Estonia has abundant biomass resources and only a small part has been exploited so far. Forests cover about 48 percent of Estonia's land area. In 1997 the wood-fuel production was about 3.7 Mm3 where wood residues and chips formed 34 percent. In the 1997 Estonian Energy Balance, wood-fuels covered 10 percent of the primary energy consumption (its energy sector is highly dependent on fossil fuels) and their production is steadily increasing. Estonian Statistical Office shows that woodfuels consumption in 1997 is 9 percent more than 1996.
Wood is used mainly for heating purposes in households and for heat production in boiler plants. In 1996 the Estonian Forest Survey Centre carried out an analyses on forest resources and possibilities of wood utilisation. According to their calculations, the maximum allowable level of cuttings of Estonia forests is 7.8 Mm3. The volume of fuel wood could be 1.8 - 2.0 Mm3 if the yield of fuel wood from final felling is 20 percent and 30-35 percent from thinning. Volume of fuel wood from forest residues (tops and branches) could be 1.95-2.3 Mm3. Potential for SRF is estimated at 0.1 million ha.A. INSTITUTIONAL ASPECTS
A.1. POLICIES, STRATEGIES AND PROJECTS
One of the main targets of the Estonian energy policy is to promote bioenergy and to reach a competitive price level independently of political development. A strategy to promote the use of Estonian biomass resources (mainly wood and peat), especially in CHP generation is needed. Also energy conservation has a high priority in Estonian energy policy, as a matter of fact it has been estimated that even 30-35% of Estonian energy consumption could potentially be solved. This is also one of the most important action to solve the country's environmental problems.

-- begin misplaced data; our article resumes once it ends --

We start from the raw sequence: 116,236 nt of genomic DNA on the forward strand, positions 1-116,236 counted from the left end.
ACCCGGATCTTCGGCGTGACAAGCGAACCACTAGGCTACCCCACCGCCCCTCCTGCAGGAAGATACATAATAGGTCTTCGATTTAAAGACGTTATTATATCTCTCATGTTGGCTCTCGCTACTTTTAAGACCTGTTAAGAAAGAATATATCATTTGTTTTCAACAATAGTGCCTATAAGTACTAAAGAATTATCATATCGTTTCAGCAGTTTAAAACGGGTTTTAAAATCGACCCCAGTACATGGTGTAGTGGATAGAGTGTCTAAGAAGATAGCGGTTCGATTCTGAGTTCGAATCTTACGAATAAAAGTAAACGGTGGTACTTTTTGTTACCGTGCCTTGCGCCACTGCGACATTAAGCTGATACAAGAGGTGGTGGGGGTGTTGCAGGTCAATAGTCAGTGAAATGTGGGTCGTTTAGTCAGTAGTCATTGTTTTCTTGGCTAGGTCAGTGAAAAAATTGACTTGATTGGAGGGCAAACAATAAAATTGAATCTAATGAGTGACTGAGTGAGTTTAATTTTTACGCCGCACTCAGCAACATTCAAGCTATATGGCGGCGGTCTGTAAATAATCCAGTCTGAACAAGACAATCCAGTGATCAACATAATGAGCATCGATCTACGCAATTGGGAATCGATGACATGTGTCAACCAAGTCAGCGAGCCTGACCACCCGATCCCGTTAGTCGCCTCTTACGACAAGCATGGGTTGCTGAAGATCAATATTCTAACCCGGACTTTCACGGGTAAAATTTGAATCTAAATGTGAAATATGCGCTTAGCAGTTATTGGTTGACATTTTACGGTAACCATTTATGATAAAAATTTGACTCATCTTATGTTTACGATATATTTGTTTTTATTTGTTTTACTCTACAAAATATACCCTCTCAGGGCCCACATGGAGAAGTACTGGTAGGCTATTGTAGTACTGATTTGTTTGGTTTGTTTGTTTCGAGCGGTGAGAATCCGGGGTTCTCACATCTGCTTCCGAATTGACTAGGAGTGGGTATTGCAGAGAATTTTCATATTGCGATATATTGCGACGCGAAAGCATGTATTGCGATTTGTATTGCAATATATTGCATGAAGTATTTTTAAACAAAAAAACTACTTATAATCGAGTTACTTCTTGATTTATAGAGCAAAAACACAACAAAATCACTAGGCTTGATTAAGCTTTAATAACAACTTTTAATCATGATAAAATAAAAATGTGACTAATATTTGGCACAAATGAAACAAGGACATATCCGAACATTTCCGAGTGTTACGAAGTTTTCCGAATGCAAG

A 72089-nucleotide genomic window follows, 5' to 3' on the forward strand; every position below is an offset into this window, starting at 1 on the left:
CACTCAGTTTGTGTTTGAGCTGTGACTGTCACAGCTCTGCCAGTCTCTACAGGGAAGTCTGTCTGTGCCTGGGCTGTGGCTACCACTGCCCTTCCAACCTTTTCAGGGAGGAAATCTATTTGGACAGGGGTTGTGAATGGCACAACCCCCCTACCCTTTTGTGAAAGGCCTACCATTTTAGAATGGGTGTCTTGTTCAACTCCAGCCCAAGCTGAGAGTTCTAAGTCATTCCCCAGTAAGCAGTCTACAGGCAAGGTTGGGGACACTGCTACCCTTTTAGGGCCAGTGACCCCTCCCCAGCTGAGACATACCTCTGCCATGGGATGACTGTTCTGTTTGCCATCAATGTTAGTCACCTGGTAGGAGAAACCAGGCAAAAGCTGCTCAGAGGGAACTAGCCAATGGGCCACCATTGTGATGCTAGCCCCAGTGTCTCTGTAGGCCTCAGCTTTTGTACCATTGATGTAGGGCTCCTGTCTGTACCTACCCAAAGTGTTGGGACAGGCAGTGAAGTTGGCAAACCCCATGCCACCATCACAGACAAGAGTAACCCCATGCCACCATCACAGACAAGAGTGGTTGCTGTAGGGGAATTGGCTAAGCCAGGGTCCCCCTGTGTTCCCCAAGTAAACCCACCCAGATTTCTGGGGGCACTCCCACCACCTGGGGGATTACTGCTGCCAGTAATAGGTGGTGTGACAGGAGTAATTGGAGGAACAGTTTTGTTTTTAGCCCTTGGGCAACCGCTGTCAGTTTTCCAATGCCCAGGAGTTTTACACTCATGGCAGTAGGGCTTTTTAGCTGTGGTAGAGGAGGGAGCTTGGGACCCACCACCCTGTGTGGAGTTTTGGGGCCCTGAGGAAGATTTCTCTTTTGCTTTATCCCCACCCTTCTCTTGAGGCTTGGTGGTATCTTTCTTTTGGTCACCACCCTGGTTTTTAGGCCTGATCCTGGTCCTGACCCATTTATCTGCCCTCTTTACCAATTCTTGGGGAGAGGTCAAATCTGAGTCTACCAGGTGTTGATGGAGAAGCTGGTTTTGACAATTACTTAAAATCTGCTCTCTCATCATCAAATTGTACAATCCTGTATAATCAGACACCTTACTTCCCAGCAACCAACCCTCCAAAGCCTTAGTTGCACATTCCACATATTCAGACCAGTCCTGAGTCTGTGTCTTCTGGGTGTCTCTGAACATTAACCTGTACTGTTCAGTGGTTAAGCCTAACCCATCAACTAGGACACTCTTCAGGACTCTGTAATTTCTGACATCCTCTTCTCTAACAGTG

The Estonian Parliament in February 1998 adopted the long-term National Development Plan for the Fuel and Energy Sector. The Plan will forecast development of the fuel and energy sector by the year 2005. Among the strategic goals taken into account in developing the energy policy for Estonia mentioned were:
- Providing a stable and independent fuel and energy supply;
- Promoting a wider use of RE by applying tax allowances both on the investments and energy production based on those investments;
- Providing integration of the Estonian energy sector to the European energy systems in conformity with the EU directives and trends.
A.2. - THE ROLE OF TECHNICAL AGENCIES
One problem is that there are so many unions and associations within this area that it is difficult to know who is responsible for what.
· Estonian Biofuel Association (EBA) is a non-profit association recently founded (May 1998). Fields of activity are biofuel research, developing and evaluating environmental projects using biofuels and energy saving techniques. It performs co-operation and different forms of information dissemination in Estonia and abroad. The members are energy consultants, scientists, fuel suppliers, companies, technology suppliers, and energy service companies.
· AS ESTIVO provides engineering and consulting services in the energy fields. It deals with energy development and master plans, energy conservation studies with economical analysis and technical measurement.B. LEGAL ASPECTS
No national funds have yet been assigned to support investments on biomass system. An increasingly large proportion of EU funds is now used also in programmes in Central and Eastern Europe.
In a longer term, raising wood felling to the maximum allowable level can double the production of wood fuel. An interesting resource is also the SRF. The annual potential of straw is low compared to wood but it offers an environmentally sound heat production alternative for rural areas.
Pre-feasibility studies should be made carefully. Staff training in the use of solid fuel fired plant is very important. The whole chain from pre-feasibility studies to boiler investments and staff training requires quite an amount of capital. Also due to required fuel storage and supply system, the cost of the biofuel-fired plant is higher compared to a traditional one. So, the main barrier for a wider use of biomass in this country is the lack of capital for financing biomass projects.